I knew her story for a year before I could bring myself to talk to her. Not just because she’s a naturally loud and opinionated person and I was a little intimidated but also because talking to her meant I had made a decision that it wasn’t for me, this church life. It meant that I needed advice on how to leave and get out of it, rather than just continue pretending that one day my faith would come back and let me go back to the life I knew.
At the time I didn’t believe what she told me, about what would happen after leaving. She told me my mentor and second-mum would drop communication with me. She told me the leaders of the church would get nasty as soon as I resigned. She told me my staff and friends would be banned from seeing me and most people, even my friends, would not be in contact, even to find out what happened.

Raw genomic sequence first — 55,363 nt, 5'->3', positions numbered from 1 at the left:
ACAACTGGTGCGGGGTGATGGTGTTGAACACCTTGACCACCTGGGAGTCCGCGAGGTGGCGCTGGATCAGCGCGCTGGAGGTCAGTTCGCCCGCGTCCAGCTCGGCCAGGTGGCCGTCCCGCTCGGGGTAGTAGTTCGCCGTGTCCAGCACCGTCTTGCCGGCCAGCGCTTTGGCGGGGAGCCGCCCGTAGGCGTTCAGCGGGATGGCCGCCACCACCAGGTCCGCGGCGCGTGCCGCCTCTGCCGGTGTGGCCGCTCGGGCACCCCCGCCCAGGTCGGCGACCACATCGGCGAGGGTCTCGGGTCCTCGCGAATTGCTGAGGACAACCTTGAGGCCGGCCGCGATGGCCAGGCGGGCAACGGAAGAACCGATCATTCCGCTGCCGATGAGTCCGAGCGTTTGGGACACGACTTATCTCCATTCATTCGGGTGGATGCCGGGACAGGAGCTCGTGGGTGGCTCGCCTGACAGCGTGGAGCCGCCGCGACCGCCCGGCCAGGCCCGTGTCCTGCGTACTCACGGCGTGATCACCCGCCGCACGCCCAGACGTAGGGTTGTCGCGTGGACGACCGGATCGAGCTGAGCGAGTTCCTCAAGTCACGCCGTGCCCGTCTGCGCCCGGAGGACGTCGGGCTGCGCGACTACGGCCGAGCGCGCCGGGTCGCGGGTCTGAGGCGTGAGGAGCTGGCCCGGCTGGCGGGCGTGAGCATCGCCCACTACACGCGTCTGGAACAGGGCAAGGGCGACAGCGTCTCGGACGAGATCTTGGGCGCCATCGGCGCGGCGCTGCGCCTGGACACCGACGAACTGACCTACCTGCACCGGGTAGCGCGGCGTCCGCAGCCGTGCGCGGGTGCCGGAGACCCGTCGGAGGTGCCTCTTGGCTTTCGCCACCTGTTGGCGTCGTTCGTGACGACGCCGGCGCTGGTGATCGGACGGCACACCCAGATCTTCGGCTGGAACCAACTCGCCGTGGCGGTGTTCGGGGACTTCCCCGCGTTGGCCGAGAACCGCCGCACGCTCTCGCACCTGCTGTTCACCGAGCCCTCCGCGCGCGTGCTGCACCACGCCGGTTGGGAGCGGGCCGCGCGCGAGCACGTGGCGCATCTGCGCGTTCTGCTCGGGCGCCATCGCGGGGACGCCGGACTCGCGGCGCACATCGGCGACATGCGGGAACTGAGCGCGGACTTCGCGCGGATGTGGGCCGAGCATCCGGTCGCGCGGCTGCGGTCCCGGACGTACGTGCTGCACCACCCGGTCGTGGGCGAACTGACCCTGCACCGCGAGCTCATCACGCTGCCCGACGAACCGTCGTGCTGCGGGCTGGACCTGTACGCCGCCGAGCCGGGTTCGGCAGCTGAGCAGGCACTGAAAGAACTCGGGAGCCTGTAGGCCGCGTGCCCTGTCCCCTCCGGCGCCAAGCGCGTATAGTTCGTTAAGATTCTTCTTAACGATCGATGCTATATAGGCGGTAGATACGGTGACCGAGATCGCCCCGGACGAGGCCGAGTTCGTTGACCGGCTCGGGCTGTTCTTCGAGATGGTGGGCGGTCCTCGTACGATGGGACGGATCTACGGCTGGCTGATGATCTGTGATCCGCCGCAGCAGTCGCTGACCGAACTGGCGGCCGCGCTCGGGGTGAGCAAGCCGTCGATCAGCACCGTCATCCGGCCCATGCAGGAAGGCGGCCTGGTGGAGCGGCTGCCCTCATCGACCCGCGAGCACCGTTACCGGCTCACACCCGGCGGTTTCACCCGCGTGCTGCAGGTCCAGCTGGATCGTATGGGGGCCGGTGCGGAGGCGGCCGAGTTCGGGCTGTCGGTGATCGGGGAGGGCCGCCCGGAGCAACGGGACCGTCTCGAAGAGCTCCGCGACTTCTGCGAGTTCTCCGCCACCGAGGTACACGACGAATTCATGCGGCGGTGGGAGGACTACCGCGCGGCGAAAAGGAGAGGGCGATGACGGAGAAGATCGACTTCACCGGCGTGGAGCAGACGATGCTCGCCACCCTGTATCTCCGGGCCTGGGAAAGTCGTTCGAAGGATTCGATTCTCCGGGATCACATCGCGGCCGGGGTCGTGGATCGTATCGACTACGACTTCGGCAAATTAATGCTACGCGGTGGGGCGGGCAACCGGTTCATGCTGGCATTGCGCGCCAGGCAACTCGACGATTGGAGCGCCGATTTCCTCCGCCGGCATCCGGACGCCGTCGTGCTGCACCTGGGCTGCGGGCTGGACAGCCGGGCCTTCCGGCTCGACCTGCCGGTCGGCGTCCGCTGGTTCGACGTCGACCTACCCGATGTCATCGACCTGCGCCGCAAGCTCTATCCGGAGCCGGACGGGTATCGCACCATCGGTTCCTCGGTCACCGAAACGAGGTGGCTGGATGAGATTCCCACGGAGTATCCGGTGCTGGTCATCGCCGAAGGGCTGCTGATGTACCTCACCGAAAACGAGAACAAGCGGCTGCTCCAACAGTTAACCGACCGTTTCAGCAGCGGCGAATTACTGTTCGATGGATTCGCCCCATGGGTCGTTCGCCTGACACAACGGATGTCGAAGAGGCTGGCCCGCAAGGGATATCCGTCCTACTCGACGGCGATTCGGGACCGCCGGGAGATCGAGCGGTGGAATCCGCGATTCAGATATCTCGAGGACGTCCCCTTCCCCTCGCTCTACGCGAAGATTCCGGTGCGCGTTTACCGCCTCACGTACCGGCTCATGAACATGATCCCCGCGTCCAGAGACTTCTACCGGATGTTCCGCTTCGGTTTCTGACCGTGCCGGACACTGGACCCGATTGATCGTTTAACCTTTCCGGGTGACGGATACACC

I didn’t believe her at the time but was glad for the warning when all those things – and worse – happened just like she said they would. At least I didn’t feel like the problem was with me.
There comes a point when you’ll make a decision and some hard, practical advice on what that’s going to mean for your life is just the thing to get you through. If you can find them, someone who’s been in the same position you are (Pastor’s daughter, gay, Anglican, worship leader etc) is best.
I had no idea what to do with the salt shaker. A shot glass of tequila was pushed onto the counter top and someone started saying ‘ready?’. Kendyl jumped over and told me to lick between my thumb and forefinger and shake some salt on it. I got it done just in time to lick it off, down the tequila and suck the lemon just a couple of beats behind everyone else.